Is a single bioelectrical impedance equation valid for children of wide ranges of age, pubertal status and nutritional status? Evidence from the 4-component model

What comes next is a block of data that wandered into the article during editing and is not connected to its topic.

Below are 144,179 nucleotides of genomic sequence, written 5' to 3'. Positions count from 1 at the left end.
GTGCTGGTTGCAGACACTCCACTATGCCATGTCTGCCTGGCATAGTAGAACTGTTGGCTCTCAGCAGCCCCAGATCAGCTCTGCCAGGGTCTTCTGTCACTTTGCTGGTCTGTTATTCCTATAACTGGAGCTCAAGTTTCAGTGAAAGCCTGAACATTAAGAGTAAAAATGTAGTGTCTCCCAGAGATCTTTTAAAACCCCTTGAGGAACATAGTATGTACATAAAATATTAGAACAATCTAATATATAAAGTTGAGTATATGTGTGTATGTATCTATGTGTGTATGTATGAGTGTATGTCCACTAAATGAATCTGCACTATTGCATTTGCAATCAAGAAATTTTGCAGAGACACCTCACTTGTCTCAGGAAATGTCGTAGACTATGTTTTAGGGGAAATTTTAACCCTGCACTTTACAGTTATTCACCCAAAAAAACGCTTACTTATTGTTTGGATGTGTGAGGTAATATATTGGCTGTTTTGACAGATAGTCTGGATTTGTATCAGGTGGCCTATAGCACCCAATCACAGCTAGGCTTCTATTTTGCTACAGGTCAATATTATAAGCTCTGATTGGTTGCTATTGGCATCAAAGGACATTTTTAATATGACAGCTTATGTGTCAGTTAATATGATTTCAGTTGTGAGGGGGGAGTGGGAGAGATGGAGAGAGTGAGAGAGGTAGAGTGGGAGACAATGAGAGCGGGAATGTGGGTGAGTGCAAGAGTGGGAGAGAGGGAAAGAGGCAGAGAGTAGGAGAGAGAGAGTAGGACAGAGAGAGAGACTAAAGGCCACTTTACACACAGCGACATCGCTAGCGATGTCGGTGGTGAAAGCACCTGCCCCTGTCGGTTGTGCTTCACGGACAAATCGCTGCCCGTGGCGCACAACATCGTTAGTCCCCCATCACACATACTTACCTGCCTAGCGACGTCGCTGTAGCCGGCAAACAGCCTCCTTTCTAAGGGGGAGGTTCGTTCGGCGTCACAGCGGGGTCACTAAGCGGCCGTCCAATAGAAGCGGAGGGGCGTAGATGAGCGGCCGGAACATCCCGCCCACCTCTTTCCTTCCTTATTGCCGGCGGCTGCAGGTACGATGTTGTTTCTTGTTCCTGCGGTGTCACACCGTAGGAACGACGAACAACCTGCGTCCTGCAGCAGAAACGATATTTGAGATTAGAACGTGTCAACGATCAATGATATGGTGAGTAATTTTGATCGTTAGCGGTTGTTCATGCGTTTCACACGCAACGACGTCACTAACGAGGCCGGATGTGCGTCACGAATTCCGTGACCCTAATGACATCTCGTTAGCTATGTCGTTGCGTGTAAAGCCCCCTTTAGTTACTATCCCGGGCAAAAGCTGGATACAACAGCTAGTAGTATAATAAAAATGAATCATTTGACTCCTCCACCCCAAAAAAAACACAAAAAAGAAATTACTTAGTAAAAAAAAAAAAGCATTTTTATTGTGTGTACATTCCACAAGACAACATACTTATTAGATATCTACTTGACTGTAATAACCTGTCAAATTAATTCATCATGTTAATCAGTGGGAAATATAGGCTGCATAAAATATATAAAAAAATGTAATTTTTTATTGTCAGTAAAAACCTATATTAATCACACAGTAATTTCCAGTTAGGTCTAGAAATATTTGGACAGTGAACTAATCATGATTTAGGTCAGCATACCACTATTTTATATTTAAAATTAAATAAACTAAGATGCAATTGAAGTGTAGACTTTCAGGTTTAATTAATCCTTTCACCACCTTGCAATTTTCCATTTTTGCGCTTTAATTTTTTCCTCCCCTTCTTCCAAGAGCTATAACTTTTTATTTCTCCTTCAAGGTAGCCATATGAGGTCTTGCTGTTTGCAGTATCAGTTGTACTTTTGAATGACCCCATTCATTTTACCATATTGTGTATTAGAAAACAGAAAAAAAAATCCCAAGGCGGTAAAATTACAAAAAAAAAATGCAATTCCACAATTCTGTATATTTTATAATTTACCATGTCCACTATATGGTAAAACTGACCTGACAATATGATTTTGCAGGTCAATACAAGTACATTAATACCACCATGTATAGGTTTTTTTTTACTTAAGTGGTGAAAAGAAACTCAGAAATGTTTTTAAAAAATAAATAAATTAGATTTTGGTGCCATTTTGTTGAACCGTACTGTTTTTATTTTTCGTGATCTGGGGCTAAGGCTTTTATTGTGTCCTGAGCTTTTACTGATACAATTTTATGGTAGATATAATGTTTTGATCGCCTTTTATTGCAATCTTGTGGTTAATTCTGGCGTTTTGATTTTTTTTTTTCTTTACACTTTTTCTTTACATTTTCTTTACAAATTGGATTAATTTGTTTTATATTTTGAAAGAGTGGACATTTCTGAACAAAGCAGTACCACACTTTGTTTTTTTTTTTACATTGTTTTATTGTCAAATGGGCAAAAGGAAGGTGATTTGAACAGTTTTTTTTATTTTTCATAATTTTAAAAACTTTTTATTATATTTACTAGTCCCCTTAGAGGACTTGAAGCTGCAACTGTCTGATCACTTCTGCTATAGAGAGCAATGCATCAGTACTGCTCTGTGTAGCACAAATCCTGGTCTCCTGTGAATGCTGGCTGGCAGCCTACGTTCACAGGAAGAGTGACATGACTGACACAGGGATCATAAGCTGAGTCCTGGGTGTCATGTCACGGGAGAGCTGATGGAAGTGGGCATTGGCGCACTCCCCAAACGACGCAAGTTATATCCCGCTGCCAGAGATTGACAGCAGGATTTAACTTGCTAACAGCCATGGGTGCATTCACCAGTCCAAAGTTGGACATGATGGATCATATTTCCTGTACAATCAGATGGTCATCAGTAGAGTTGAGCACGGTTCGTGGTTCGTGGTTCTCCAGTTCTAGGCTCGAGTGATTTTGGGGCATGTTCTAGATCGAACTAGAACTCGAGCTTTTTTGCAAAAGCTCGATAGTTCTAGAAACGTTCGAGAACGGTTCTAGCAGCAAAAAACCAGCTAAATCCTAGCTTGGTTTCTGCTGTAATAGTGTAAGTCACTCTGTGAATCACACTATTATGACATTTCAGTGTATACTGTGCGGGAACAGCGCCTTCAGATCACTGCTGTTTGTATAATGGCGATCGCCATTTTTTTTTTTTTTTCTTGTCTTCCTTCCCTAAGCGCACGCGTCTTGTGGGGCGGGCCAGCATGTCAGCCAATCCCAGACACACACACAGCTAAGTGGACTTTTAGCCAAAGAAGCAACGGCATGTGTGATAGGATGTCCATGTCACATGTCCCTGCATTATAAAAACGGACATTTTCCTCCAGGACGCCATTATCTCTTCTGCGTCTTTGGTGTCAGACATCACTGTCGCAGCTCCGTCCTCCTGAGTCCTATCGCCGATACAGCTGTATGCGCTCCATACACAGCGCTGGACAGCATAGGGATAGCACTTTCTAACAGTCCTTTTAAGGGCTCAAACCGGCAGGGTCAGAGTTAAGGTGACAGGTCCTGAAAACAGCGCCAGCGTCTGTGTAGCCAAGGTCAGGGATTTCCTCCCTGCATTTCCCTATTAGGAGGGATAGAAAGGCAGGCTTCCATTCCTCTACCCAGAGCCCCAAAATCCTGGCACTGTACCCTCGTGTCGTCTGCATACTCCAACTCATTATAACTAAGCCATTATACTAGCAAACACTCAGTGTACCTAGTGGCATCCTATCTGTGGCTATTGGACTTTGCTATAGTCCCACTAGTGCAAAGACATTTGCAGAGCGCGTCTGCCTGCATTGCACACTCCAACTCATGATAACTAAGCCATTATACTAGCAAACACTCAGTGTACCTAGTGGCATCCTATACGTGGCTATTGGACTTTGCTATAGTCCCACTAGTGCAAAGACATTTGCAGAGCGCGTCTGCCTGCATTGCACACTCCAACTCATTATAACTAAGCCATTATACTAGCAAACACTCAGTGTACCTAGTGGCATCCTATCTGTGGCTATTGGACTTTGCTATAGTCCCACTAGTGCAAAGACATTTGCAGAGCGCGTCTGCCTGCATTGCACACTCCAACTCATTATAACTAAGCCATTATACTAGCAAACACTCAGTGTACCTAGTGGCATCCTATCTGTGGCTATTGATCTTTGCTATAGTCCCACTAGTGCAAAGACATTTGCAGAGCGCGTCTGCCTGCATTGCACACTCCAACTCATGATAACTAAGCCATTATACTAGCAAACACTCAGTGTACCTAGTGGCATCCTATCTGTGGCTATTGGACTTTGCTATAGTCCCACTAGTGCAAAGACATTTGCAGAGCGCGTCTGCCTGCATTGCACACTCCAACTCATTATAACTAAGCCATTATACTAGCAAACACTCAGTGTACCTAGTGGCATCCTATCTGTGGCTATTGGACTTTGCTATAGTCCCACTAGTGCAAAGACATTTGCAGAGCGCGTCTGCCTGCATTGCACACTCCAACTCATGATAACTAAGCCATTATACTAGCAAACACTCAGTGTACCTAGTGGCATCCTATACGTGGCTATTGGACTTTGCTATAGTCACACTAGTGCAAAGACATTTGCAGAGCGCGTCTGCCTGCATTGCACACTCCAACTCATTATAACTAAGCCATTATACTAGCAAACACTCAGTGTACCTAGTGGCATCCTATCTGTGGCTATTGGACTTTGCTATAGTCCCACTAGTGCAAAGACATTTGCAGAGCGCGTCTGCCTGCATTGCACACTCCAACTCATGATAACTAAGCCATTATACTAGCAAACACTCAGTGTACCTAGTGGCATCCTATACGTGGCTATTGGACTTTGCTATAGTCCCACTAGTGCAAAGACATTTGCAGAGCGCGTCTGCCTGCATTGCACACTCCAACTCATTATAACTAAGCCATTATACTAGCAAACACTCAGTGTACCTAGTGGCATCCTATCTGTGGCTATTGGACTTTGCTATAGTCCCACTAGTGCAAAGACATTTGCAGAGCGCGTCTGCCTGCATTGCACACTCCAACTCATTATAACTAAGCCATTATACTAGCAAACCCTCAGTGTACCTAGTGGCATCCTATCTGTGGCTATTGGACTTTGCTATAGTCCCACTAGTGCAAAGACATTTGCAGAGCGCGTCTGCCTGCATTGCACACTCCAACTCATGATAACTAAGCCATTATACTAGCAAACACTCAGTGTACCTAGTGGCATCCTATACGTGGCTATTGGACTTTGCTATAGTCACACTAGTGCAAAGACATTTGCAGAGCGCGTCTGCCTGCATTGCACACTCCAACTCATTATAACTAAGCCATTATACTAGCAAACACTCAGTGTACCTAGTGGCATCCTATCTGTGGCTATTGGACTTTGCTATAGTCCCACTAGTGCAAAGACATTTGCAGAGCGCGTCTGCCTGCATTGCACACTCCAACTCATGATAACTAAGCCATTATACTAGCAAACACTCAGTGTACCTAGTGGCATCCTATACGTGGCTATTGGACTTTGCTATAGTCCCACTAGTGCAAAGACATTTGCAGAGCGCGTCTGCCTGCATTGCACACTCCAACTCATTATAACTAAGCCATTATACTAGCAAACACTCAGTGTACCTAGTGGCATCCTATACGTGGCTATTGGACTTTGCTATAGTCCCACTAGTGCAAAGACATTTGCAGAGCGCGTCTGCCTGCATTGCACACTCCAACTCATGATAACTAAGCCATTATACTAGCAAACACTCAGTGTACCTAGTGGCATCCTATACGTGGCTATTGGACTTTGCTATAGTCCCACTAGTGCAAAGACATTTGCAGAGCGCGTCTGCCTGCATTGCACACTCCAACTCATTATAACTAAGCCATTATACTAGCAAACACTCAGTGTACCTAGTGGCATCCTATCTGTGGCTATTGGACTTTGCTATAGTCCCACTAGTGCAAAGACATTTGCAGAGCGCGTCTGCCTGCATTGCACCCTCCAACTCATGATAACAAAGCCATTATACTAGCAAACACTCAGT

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BACKGROUND/OBJECTIVES:Bioelectrical impedance analysis (BIA) is widely used to predict body composition in paediatric research and clinical practice. Many equations have been published, but provide inconsistent predictions.AIMS:To test whether a single equation for lean mass (LM) estimation from BIA is appropriate across wide ranges of age, pubertal status and nutritional status, by testing whether specific groups differ in the slope or intercept of the equation.SUBJECTS/METHODS:In 547 healthy individuals aged 4-24 years (240 males), we collected data on body mass (BM) and height (HT), and lean mass (LM) using the 4-component model. Impedance (Z) was measured using TANITA BC418MA instrumentation. LM was regressed on HT2/Z. Multiple regression analysis was conducted to investigate whether groups based on gender, age, pubertal status or nutritional status differed in the association of LM with HT2/Z.RESULTS:BM ranged from 5 to 128 kg. HT2/Z was a strong predictor of LM (r2=0.953, s.e.e.=2.9 kg). There was little evidence of a sex difference in this relationship, however, children aged 4-7 years and 16-19 years differed significantly from other age groups in regression slopes and intercepts. Similar variability was encountered for pubertal stage, but not for nutritional status.CONCLUSIONS:No single BIA equation applies across the age range 4-24 years. At certain ages or pubertal stages, the slope and intercept of the equation relating LM to HT2/Z alters. Failure to address such age effects is likely to result in poor accuracy of BIA (errors of several kg) for longitudinal studies of change in body composition.

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